Category Archives: Uncategorized

85 Raw Milk Articles and Videos

I am contributing my 85 articles and videos to ARMi Posts. These are from the Journal of Natural Food and Healing.

In other news, the Georgia ARMi put out a video of a segment of a debate between the two candidates for GA Director of Ag.

There will be a fundraiser for a natural, raw cheese operation in Missouri who has been ordered by the State to destroy 50,000 pounds of cheese for no good reason.

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Raw Milk Can Be Dangerous: 10 Tips in Picking Your Raw Dairy

I have delayed posting here, since I was wondering if ARMi Posts was going to really work– besides being swamped with other projects. Well, we have 60 members here with one invitation. There are other exciting options that can be added. We are highly supportive and we have spec’d the Facebook Raw Milk page (7000 members), the Weston A Price Foundation Facebook site and for non-Facebookers (and FBers) the Yahoo list Raw Milk group for instant chatter. Folks, Anji, Annie and I cannot do it all. We need five frequent Guest Bloggers here also– as I cover other areas besides raw milk. This blog is not just raw milk but also family farm food freedom (4-F) Oh, it can be raw milk and real food recipes too! Please comment here. I will give the links to these later or someone can post them.

Now, for tonight’s post over at the Journal of Living Food and Healing, at our new domain at livingfood.us.  Also there is a Tip Jar there and a chance to receive a PDF of Living Food at http://ishop.livingfood.us  the iShop (ARMi store) will be opened soon.

ARMi Adopts Twitter Voluntary Standards

More State ARMs are setting up http://twitter.com accounts. If you would like one, it is easy and fun. It is a great way to get the message of family farm food freedom and alliances for raw milk out to those looking for connections– both farmers and consumers. You will find like-minded folks to follow and people can follow you.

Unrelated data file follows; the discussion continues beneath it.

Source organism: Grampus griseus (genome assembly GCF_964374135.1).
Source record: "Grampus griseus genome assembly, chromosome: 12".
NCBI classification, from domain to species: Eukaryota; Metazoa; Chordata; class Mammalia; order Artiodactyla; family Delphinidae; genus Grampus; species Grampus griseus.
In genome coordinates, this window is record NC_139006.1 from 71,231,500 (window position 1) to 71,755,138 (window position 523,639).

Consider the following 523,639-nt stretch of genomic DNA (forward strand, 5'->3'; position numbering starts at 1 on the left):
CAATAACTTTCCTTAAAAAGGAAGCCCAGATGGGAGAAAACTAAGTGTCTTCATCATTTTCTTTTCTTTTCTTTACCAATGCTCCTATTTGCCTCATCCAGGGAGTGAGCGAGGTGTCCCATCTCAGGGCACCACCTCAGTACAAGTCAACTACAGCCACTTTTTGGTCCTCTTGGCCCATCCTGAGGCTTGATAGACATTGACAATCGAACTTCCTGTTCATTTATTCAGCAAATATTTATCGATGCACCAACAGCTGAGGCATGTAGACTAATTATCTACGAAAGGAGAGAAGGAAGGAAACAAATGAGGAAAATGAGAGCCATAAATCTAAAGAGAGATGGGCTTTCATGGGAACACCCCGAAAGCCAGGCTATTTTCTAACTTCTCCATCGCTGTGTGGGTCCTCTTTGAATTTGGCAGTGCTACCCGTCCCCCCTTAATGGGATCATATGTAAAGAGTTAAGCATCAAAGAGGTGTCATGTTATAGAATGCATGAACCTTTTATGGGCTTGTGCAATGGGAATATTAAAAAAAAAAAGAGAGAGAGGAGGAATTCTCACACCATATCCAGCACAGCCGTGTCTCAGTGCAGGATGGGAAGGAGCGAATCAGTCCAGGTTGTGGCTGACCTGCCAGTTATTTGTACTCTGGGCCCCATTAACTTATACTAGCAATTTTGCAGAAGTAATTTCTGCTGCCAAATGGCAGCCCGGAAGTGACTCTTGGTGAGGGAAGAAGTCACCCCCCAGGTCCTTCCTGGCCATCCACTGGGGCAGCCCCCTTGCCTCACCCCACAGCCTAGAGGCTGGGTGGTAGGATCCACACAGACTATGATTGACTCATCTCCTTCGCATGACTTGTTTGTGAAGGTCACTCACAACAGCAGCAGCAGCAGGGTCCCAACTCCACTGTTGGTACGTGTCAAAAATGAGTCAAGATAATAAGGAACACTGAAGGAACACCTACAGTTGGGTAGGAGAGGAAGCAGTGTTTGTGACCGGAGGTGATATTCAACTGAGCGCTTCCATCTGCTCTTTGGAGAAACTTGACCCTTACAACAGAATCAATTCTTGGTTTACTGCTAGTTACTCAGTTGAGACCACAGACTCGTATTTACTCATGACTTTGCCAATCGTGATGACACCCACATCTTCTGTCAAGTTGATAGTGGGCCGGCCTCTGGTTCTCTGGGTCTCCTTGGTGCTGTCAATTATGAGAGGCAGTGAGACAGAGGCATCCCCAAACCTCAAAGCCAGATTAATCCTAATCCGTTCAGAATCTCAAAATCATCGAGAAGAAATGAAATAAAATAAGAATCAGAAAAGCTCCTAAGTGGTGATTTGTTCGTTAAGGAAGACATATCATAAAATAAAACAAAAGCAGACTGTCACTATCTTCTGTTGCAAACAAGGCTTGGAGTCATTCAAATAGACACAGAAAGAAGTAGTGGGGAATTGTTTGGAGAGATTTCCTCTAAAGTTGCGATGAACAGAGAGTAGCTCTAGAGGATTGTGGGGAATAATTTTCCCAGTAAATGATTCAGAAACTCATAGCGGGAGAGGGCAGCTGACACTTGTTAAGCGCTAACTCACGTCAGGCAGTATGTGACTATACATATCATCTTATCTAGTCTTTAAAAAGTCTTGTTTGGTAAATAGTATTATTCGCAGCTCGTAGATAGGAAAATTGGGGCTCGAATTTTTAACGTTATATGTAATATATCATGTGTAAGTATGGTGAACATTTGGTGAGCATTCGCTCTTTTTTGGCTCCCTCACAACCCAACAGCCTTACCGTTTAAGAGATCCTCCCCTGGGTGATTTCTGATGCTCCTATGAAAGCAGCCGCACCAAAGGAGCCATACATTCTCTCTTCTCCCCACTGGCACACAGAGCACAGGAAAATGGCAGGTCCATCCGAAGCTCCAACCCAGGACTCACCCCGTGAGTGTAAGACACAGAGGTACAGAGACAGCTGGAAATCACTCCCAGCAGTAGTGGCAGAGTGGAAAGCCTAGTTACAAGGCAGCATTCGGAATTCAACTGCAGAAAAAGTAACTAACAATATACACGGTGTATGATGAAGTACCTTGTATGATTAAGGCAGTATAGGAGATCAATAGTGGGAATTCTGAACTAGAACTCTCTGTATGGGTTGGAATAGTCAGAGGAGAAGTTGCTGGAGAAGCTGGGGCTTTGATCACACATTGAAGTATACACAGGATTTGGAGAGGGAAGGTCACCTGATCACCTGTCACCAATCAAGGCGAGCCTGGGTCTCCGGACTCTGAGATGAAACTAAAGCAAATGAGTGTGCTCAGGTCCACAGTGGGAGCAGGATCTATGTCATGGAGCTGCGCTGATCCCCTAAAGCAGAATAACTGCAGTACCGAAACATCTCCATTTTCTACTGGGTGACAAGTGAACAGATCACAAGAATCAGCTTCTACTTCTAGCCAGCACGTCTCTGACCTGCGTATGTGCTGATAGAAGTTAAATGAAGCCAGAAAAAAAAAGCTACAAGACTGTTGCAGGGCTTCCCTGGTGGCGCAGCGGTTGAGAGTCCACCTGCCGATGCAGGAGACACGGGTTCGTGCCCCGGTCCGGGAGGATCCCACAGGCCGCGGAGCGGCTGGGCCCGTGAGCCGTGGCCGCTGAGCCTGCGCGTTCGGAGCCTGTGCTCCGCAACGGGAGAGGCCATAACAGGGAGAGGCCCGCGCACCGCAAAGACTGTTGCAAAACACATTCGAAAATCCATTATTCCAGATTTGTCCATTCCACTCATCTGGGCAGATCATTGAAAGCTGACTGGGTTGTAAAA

Here are some examples of new ARM Twitters. These are being used for state-specific raw milk/farm food freedom links/news/info. These are voluntary standards, of course, but you may find this fun and easy once you get the hang of it.

http://twitter.com/TXRawMilk
http://twitter.com/OhioRawMilk
http://twitter.com/AKRawMilk
http://twitter.com/WAARM

The preferred naming standard is MassRawMilk, MinnRawMilk or OhioRawMilk. Everyone is useing the state ARM logo–so it looks real cool across the internet and gets attention. The best way to focus and make your feed valuable is to post raw milk and food/farm freedom issues specific to your state or surrounding states and the bigger national stories. Of course, it is up to you if you post recipes too!

These will be aggregated into the USARMi feed at http://twitter.com/USARMi to create a live streaming international feed on ARMi Posts (https://milkraw.wordpress.com SEE IT ) and the ARM Internationale web page http://wholefoodusa.org

This will be in addition to a separate feed Cathy Raymond does http://twitter.com/CathyAtTheFund

Comment below if you will set one up and let us know so we can include you on the ARM Internationale feed! (It’s working!)

Heidi Stevenson on Pasture-ized Milk–says Join Up with the ARMi

Heidi Stevenson is a writer from Scotland and a member of the UK-ARM. She published an article in Gaia Health yesterday and sent it to me. I like the article because it is a very clear explanation of the difference between clean, natural raw milk and store bought– much of which is termed factory-type dairies. It is a perfect food article to introduce folks to. I think you will agree that most folks are getting skimmed of their dollars going to the milk monopoly. At the end she tells all the global readers to join up with the ARMi and gives the three main links to connect. Meanwhile, I was down in world’s largest settlement of the Amish today and came back with another load of blessings and special encounters. I wanted to barter for some laying hens for a small space on our new publication called Living Foods, but ended up with an offer of raw cheese and veal–but opted for a mental credit toward a quarter of a grass-fed Red Devon steer. I am really happy to now introduce Heidi from Scotland . . . and her latest article.

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